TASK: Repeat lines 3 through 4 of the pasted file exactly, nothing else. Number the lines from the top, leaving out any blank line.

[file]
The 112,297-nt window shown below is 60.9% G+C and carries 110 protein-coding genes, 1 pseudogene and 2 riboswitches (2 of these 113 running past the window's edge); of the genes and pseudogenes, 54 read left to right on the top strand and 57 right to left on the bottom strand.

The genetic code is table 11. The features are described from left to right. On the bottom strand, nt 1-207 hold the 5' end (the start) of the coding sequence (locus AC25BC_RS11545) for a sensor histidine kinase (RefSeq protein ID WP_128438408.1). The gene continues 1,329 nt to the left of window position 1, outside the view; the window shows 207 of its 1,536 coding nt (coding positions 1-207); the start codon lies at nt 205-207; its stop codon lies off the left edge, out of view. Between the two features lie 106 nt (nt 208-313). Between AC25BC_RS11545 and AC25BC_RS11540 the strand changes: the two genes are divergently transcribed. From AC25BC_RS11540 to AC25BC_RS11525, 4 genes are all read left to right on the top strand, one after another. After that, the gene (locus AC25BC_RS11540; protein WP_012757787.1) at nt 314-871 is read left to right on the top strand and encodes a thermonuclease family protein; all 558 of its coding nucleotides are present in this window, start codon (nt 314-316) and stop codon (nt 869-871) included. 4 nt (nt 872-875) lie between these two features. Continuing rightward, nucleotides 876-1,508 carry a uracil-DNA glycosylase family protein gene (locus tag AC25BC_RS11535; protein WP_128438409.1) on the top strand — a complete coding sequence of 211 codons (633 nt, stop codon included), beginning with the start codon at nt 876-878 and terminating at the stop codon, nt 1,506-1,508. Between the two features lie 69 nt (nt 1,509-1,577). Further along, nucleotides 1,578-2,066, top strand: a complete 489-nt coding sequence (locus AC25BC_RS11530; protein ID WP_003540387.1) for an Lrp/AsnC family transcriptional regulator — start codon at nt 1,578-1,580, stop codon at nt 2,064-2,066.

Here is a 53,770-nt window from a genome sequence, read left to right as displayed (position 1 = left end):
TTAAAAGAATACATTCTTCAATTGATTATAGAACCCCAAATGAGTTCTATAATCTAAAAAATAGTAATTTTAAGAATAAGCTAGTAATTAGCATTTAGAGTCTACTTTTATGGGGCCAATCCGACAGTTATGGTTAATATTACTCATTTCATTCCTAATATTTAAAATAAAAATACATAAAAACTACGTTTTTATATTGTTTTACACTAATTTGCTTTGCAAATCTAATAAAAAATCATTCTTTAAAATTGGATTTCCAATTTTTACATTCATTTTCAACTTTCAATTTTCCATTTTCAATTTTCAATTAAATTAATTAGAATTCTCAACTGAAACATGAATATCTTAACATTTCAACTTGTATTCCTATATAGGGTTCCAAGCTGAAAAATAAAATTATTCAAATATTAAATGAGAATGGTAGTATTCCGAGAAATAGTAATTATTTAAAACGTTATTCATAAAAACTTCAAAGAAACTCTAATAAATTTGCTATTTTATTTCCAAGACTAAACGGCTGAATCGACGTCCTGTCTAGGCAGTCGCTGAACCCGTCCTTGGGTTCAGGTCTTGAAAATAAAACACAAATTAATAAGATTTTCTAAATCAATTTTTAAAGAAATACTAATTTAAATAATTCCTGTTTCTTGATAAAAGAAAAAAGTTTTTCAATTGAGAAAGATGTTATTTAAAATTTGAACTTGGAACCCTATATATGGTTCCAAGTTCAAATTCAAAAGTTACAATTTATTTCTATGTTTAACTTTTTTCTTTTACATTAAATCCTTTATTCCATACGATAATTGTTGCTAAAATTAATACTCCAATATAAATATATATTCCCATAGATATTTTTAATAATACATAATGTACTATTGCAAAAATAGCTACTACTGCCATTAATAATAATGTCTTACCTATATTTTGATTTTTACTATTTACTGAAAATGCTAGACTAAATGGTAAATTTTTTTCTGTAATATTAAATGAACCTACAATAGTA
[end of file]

Here is a 53,770-nt window from a genome sequence, read left to right as displayed (position 1 = left end):
TTAAAAGAATACATTCTTCAATTGATTATAGAACCCCAAATGAGTTCTATAATCTAAAAAATAGTAATTTTAAGAATAAGCTAGTAATTAGCATTTAGAGTCTACTTTTATGGGGCCAATCCGACAGTTATGGTTAATATTACTCATTTCATTCCTAATATTTAAAATAAAAATACATAAAAACTACGTTTTTATATTGTTTTACACTAATTTGCTTTGCAAATCTAATAAAAAATCATTCTTTAAAATTGGATTTCCAATTTTTACATTCATTTTCAACTTTCAATTTTCCATTTTCAATTTTCAATTAAATTAATTAGAATTCTCAACTGAAACATGAATATCTTAACATTTCAACTTGTATTCCTATATAGGGTTCCAAGCTGAAAAATAAAATTATTCAAATATTAAATGAGAATGGTAGTATTCCGAGAAATAGTAATTATTTAAAACGTTATTCATAAAAACTTCAAAGAAACTCTAATAAATTTGCTATTTTATTTCCAAGACTAAACGGCTGAATCGACGTCCTGTCTAGGCAGTCGCTGAACCCGTCCTTGGGTTCAGGTCTTGAAAATAAAACACAAATTAATAAGATTTTCTAAATCAATTTTTAAAGAAATACTAATTTAAATAATTCCTGTTTCTTGATAAAAGAAAAAAGTTTTTCAATTGAGAAAGATGTTATTTAAAATTTGAACTTGGAACCCTATATATGGTTCCAAGTTCAAATTCAAAAGTTACAATTTATTTCTATGTTTAACTTTTTTCTTTTACATTAAATCCTTTATTCCATACGATAATTGTTGCTAAAATTAATACTCCAATATAAATATATATTCCCATAGATATTTTTAATAATACATAATGTACTATTGCAAAAATAGCTACTACTGCCATTAATAATAATGTCTTACCTATATTTTGATTTTTACTATTTACTGAAAATGCTAGACTAAATGGTAAATTTTTTTCTGTAATATTAAATGAACCTACAATAGTA